Discover how maker-centered learning prepares students of all ages to thrive in a complex world.
Over the past decade, maker-centered learning has become increasingly popular, providing students and their teachers with new opportunities to build, hack, redesign, and tinker with a variety of materials in a variety of ways. Maker-centered learning offers opportunities to learn about new tools and technologies, but more than that, it fosters important thinking skills—such as adaptability, collaborative thinking, risk-taking, and multiple-perspective taking—that are critical to thriving in a complex world.
Drawing on research from Project Zero’s Agency by Design (AbD) project, Thinking and Learning in the Maker-Centered Classroom offers classroom teachers, maker educators, administrators, and parents an opportunity to explore maker-centered learning practices and the opportunities they afford. Through hands-on, collaborative activities, participants will discover tools to support maker-centered learning in their settings while examining the benefits to both young people and facilitators.
New Course Modifications Due to the Pandemic
We have modified course content, the application process, and course completion options in order to support the many different and shifting professional circumstances that educators may experience due to the global COVID-19 pandemic.
Course Content: Over the last two decades, Project Zero has developed approaches to online professional learning that incorporate core research-based principles about how people learn. Through these online courses, participants have the opportunity to experience for themselves some of the pedagogical strategies and activities that support effective distance learning. In addition, courses have been adapted so that assignments can be carried out by both educators working with learners in face-to-face contexts and those working in virtual/online contexts.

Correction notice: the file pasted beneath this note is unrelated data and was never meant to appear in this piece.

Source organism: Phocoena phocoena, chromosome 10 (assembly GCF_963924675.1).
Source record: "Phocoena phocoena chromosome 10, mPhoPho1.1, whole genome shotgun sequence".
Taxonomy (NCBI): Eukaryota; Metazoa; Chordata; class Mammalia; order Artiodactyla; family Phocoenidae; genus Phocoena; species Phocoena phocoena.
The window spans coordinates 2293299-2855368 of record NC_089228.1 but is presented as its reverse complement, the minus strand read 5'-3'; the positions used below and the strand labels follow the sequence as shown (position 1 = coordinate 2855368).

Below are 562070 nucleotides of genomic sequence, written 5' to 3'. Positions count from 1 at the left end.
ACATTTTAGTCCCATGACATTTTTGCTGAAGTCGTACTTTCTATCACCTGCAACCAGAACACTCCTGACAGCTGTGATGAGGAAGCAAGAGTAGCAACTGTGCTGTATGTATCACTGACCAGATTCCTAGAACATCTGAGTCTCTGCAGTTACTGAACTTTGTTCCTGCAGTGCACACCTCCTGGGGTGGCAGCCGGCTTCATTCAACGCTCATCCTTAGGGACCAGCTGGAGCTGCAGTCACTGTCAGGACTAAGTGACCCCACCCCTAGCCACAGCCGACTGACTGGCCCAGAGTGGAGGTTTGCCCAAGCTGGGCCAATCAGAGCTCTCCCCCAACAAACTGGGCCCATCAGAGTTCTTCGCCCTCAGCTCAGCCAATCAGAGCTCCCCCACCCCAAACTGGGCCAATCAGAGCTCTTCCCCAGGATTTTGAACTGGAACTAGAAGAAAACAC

Individual Application Option: Because the courses require teams to meet regularly throughout the course and to complete assignments collaboratively, enrollment in the PZ online courses has historically been open only to teams whose members come from the same school or organization. While preference will continue to be given to teams of colleagues from the same school building or organization, we also now accept applications from:
- teams comprising individuals from the same district or organization but not the same building or working group;
- educators who form teams across districts or organizations; and,
- individuals who have not formed a team. People applying individually, if accepted into the course, will be placed on a “virtual team” that includes two to three other educators who have also applied individually and who come from the same or proximal time zones.
Teams with members in different geographic locations (or teams in areas in which social distancing is the norm) have the option to meet and complete collaborative assignments virtually.
The online course, developed by Project Zero’s Jennifer Ryan & Edward Clapp, begins with a one-week orientation, during which you will explore the online platform and get to know fellow members of the learning community. Six two-week content sessions follow, with an average time commitment of about 3-4 hours per week. In each session you will: